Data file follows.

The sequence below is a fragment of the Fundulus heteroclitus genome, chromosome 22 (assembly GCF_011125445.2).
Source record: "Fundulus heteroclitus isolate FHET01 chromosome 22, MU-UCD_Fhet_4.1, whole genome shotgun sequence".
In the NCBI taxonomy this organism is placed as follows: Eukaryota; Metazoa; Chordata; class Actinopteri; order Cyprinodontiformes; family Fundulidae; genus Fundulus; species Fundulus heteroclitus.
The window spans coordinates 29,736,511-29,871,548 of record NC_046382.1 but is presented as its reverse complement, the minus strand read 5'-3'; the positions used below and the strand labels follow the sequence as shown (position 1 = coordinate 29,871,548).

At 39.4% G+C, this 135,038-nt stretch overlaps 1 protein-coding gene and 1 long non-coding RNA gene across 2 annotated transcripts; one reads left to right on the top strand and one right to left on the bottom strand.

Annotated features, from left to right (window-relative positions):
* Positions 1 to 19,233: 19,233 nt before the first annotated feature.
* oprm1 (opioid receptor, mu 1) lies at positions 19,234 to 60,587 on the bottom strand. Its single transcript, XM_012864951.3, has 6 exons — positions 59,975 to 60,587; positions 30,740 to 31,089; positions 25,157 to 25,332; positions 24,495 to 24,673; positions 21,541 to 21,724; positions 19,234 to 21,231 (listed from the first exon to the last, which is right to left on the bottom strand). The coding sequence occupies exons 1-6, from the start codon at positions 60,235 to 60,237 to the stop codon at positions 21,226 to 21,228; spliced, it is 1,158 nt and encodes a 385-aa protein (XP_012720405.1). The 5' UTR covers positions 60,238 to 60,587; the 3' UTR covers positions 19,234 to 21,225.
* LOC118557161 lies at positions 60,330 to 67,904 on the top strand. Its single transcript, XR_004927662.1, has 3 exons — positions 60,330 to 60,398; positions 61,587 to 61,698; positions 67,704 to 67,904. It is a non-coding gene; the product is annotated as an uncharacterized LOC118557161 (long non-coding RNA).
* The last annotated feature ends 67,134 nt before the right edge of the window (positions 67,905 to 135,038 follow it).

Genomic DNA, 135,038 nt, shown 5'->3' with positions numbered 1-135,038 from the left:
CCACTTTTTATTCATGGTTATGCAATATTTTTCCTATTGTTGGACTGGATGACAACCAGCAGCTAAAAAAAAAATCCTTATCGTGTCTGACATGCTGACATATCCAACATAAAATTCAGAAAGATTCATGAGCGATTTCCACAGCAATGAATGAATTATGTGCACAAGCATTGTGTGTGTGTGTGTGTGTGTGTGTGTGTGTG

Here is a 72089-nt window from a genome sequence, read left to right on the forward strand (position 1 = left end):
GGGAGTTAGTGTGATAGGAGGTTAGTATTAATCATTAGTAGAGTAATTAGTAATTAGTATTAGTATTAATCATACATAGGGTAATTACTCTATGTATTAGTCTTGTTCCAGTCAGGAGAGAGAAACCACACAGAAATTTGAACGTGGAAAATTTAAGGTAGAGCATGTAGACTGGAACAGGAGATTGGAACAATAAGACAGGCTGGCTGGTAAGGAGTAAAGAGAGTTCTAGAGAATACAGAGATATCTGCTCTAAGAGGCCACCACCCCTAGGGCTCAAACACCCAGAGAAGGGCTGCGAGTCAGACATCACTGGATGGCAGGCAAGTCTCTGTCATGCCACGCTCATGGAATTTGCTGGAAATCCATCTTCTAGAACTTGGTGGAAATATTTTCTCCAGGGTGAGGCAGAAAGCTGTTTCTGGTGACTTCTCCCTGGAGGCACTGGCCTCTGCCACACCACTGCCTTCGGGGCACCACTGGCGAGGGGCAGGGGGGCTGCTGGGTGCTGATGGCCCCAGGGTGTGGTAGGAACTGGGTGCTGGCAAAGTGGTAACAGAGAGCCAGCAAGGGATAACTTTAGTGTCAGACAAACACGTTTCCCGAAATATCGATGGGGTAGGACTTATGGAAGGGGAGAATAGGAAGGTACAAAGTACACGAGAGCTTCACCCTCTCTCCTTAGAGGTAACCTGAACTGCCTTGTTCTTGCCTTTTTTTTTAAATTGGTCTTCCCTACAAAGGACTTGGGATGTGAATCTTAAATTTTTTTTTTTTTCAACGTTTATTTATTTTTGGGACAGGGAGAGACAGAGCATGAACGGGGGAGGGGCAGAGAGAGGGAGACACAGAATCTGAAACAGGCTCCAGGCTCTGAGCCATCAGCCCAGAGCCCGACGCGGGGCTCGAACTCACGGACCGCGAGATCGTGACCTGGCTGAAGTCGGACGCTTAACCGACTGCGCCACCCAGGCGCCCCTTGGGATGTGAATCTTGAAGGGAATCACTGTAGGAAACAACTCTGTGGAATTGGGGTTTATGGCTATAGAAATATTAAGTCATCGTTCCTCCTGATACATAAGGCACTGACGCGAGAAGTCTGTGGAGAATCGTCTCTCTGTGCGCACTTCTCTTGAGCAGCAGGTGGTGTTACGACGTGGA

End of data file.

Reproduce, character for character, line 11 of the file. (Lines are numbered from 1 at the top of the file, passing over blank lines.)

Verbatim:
Genomic DNA, 135,038 nt, shown 5'->3' with positions numbered 1-135,038 from the left: